The Revolt of Human Nature
Human nature can find its way through people as young as school age. In The Lord Of the Flies by
William Golding, a group of school age boys are stranded on an island and have to fend for themselves. After time each child shows his feelings in very severe ways. Ralph, Jack and Piggy all have very different characteristics and ideas and try to express them constantly. Some, although, take much more extreme actions to prove their point.
Ralph shows early that he is a leader and takes on this priority through much of the book. After awhile human nature comes into play. He shows his leadership in the opening scene when he blows the conch to summon other boys on the island. "He (Ralph) laid the conch against his lips, took a deep breath and blew once more." (Pg 17). With this he intended to make contact with other boys on the island and this he accomplished.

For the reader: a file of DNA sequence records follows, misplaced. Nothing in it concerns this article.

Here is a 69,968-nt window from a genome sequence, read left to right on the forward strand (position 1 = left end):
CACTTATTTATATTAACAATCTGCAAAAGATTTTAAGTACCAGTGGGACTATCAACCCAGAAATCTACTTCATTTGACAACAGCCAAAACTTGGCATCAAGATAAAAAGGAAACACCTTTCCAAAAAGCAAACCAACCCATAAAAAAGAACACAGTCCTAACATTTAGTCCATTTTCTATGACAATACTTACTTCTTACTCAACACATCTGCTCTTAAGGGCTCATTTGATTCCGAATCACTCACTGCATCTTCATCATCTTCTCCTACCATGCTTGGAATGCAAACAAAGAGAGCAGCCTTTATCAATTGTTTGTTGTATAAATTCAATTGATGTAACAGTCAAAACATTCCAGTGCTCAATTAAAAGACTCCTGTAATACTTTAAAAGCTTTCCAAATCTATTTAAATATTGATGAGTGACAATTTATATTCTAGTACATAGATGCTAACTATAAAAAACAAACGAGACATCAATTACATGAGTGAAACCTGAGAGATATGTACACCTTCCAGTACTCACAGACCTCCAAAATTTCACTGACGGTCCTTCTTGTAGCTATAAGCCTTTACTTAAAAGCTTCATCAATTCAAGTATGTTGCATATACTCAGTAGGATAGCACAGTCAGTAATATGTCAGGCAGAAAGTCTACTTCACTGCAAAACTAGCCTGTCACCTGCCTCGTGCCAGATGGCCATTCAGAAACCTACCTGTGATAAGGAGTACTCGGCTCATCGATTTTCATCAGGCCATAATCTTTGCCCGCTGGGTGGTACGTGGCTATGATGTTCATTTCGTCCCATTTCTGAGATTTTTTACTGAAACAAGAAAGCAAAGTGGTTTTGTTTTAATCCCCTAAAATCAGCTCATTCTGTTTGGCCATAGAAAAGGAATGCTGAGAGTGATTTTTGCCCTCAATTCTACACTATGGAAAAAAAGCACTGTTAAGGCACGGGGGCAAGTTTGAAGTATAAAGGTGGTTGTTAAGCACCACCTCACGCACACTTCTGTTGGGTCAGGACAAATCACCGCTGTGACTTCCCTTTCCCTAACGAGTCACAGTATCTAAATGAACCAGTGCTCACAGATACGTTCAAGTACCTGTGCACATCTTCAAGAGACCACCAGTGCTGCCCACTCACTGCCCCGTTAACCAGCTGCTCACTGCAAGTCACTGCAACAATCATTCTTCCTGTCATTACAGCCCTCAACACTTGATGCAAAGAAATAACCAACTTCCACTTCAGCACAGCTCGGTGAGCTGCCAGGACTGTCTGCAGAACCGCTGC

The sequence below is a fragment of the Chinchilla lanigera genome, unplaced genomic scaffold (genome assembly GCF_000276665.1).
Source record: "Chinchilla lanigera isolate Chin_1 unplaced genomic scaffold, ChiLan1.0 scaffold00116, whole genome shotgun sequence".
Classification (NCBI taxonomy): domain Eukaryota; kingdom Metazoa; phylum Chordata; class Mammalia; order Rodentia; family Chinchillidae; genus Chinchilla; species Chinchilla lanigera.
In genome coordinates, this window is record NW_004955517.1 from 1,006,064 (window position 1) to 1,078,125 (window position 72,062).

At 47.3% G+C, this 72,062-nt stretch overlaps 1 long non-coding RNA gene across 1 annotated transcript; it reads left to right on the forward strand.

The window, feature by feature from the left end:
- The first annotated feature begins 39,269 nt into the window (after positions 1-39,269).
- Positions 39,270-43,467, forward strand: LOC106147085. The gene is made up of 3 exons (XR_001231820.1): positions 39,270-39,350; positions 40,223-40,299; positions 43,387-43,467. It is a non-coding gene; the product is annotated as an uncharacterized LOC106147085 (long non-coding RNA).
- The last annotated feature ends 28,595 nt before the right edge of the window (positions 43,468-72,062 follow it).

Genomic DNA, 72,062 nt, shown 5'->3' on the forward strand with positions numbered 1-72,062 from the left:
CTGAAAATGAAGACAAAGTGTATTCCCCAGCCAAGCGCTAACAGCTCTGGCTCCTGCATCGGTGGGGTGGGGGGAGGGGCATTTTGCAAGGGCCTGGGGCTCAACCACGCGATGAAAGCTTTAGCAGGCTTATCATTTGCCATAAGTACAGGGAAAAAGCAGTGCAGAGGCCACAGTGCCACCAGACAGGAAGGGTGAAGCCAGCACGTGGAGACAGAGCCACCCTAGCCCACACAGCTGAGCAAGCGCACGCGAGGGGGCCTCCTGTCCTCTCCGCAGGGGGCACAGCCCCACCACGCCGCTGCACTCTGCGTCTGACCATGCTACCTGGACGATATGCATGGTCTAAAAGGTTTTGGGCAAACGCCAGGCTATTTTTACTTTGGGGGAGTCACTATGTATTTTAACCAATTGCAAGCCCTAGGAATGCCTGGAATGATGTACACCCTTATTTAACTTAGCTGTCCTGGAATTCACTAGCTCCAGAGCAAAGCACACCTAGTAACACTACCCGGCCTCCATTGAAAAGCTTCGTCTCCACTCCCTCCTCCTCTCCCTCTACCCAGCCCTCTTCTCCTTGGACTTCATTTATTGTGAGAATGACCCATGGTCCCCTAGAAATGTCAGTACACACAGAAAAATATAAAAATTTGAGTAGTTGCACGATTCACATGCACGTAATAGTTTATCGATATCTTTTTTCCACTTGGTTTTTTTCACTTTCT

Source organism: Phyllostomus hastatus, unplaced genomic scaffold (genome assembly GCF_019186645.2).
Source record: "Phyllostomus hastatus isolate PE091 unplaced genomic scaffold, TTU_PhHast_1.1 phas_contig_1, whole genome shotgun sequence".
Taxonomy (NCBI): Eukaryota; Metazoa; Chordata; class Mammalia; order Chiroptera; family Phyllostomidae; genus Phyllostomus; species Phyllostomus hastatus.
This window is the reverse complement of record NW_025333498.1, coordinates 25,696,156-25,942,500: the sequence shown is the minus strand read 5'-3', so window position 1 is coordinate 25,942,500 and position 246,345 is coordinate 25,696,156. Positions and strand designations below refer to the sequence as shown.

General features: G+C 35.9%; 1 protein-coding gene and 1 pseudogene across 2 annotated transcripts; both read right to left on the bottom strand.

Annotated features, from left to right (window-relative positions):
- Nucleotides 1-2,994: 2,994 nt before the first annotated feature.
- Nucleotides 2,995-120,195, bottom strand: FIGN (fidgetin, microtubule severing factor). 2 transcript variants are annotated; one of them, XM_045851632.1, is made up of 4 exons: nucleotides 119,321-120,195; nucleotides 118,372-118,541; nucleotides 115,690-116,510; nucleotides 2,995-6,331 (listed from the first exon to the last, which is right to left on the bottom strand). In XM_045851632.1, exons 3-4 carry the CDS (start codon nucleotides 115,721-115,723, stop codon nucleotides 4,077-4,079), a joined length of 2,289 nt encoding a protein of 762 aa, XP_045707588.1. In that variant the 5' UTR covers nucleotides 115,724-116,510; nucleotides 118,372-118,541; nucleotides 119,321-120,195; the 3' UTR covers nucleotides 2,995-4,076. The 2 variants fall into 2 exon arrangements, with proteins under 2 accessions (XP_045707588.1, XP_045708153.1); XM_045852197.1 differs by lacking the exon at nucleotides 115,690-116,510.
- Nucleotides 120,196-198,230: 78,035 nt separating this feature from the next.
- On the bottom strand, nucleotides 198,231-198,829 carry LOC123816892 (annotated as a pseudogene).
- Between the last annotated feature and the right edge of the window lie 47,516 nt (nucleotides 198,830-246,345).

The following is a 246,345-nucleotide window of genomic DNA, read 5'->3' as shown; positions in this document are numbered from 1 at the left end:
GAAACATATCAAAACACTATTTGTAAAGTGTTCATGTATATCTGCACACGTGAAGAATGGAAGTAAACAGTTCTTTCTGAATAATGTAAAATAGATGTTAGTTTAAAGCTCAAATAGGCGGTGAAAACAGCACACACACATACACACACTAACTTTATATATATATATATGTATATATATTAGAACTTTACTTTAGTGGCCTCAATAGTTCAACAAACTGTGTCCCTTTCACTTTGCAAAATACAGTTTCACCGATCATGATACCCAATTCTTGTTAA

After everyone was acquainted Ralph made rules and the children voted him as leader. Jack was Ralph's rival, he wanted more power. Ralph gave him the job of fire and hunting. After awhile Jack got out of hand and killed Piggy and acted as though it was an accident. After Piggy's death Ralph is left alone to fend for himself. In trying to save himself he begins to turn savage too. Ralph's reasons for becoming barbarous were different than Jack and the hunters, but there is really no difference. In life if a group becomes heathenish they are likely to become equal to them for fear of being outcast. If your circle of friends turns on you then you are also prone to take measures to protect yourself. This is a perfect example of human nature.